|Oracle claims in-memory database technology is easy to use|
Traditional database software stores data in a row format in which each record, such as a single transaction, is stored as a row of data. Another method calls for data to be stored in columns, which Ellison said makes databases faster by providing low overhead and quick access to a "column" or variable over many rows of data.
Oracle's in-memory database technology keeps both row and column formats in memory for fast updating of data and for high-speed queries. This is done by building reports based on the data that are stored as objects for high-speed queries without the need to update up to 20 different indexes each time an update to a transaction is stored.
Using the Oracle in-memory database technology, which is now built into the Exadata database engineered system, is easy, Ellison said. A user merely has to tell the system how many GBs of memory to allocate to the database and configure the tables and partitions.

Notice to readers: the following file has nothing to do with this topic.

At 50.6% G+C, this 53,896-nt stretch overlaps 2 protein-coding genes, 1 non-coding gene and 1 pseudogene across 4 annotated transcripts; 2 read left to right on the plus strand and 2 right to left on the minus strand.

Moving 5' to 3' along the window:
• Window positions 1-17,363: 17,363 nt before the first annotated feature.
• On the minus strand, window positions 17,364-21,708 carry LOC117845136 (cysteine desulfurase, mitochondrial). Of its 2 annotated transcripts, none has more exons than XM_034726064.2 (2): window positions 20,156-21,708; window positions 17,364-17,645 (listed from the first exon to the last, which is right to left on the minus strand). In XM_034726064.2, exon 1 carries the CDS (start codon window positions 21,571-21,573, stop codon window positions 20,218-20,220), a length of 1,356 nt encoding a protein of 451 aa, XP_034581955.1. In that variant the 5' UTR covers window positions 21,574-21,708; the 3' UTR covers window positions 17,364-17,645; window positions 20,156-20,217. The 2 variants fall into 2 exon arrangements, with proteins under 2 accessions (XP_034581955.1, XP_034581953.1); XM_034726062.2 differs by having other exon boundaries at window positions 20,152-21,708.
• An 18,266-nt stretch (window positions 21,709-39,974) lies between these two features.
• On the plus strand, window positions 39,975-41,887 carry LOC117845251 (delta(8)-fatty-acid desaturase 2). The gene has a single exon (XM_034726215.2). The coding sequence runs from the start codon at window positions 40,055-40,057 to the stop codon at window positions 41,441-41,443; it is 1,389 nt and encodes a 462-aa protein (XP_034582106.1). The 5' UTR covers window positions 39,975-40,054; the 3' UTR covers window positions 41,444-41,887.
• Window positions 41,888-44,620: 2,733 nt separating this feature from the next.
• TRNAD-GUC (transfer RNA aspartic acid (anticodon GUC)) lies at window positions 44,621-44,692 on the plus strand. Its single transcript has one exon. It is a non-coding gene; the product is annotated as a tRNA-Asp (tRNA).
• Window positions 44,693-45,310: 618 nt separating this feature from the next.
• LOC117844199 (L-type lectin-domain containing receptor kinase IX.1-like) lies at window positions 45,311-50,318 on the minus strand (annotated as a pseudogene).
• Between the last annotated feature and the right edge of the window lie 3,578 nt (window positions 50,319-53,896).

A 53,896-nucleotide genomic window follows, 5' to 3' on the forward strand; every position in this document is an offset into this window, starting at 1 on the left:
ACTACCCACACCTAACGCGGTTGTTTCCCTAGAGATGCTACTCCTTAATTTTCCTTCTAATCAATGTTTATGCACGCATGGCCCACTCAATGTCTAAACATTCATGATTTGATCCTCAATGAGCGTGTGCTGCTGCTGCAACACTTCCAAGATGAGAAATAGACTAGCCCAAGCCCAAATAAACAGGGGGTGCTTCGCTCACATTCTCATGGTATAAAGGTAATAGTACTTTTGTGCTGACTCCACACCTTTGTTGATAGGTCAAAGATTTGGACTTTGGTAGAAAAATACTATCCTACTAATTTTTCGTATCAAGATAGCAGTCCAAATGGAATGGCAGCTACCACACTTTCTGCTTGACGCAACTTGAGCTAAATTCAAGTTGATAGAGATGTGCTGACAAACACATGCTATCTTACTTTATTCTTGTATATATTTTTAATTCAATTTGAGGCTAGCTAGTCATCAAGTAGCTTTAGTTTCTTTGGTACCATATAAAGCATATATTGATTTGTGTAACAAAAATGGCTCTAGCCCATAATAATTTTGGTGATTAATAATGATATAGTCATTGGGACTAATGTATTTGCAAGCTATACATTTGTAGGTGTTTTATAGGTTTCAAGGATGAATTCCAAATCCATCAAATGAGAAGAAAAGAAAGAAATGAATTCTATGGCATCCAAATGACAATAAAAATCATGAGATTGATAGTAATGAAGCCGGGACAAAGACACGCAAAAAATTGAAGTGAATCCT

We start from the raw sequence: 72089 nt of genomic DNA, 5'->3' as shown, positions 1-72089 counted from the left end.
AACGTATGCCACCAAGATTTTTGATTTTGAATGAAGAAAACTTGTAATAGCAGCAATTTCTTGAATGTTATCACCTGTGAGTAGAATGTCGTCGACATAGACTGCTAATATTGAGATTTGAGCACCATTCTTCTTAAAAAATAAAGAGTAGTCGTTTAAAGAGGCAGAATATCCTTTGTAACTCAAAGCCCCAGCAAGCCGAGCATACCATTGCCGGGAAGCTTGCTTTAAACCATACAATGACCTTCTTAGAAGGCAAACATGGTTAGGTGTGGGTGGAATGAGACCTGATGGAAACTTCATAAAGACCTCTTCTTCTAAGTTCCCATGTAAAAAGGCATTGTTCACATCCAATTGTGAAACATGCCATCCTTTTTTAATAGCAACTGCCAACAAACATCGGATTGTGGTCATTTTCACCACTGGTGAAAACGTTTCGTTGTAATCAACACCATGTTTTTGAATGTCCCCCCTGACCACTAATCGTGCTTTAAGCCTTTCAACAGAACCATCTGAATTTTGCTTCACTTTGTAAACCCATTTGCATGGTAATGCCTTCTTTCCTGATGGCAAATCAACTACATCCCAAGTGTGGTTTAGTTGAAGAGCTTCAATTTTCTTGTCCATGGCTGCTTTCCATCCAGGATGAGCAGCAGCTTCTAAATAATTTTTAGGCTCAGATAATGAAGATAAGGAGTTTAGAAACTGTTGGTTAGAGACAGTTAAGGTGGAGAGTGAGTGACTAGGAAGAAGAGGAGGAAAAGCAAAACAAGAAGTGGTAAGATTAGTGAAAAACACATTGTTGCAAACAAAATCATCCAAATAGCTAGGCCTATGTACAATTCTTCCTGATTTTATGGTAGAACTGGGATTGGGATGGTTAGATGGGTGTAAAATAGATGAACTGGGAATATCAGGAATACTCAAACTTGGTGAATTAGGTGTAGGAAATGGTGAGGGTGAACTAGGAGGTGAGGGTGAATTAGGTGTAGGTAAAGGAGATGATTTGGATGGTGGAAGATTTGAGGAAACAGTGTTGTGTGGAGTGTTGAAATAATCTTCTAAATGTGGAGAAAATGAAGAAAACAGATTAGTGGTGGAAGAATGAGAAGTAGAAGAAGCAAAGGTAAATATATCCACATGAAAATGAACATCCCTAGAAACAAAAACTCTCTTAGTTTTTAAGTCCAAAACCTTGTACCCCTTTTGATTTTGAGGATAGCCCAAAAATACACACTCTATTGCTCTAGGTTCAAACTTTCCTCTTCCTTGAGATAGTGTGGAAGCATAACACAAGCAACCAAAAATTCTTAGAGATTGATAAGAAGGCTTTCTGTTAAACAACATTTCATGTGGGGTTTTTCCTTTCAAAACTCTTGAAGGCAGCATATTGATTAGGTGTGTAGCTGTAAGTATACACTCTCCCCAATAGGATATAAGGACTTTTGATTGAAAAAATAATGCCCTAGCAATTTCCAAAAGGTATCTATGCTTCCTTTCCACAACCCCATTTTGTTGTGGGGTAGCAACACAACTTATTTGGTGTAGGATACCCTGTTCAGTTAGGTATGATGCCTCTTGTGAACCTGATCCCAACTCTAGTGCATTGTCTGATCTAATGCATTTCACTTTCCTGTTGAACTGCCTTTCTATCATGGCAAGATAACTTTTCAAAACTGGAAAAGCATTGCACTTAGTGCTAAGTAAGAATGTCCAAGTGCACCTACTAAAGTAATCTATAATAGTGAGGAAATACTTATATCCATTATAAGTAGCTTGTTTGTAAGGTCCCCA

"Flip a switch, and all your applications run much faster," he said.
No other changes need to be made to the system or the application, Ellison said. The solution even works in scale-out systems such as Oracle RAC, as well as any third-party applications, he said.
"Everything that works today works faster with the in-memory option turned on," he said.
Furthermore, Ellison said, the entire database does not need to be run in-memory. The Oracle Exadata system has hierarchical memory capability that can automatically move data between memory, flash storage and disk depending on access patterns, he said.
Ellison also unveiled the M6-32 Big Memory Machine, a solution based on the Oracle in-memory database technology. The M6-32 Big Memory Machine is a hardware platform featuring 32 TBs of DRAM, Oracle's new SPARC M6 processor, and a silicon-based interconnect that provides 3-TB-per-second bandwidth.
"It's the fastest machine available for in-memory databases, he said.
NEXT: New In-Memory Database Appliances, Processors, Database Backup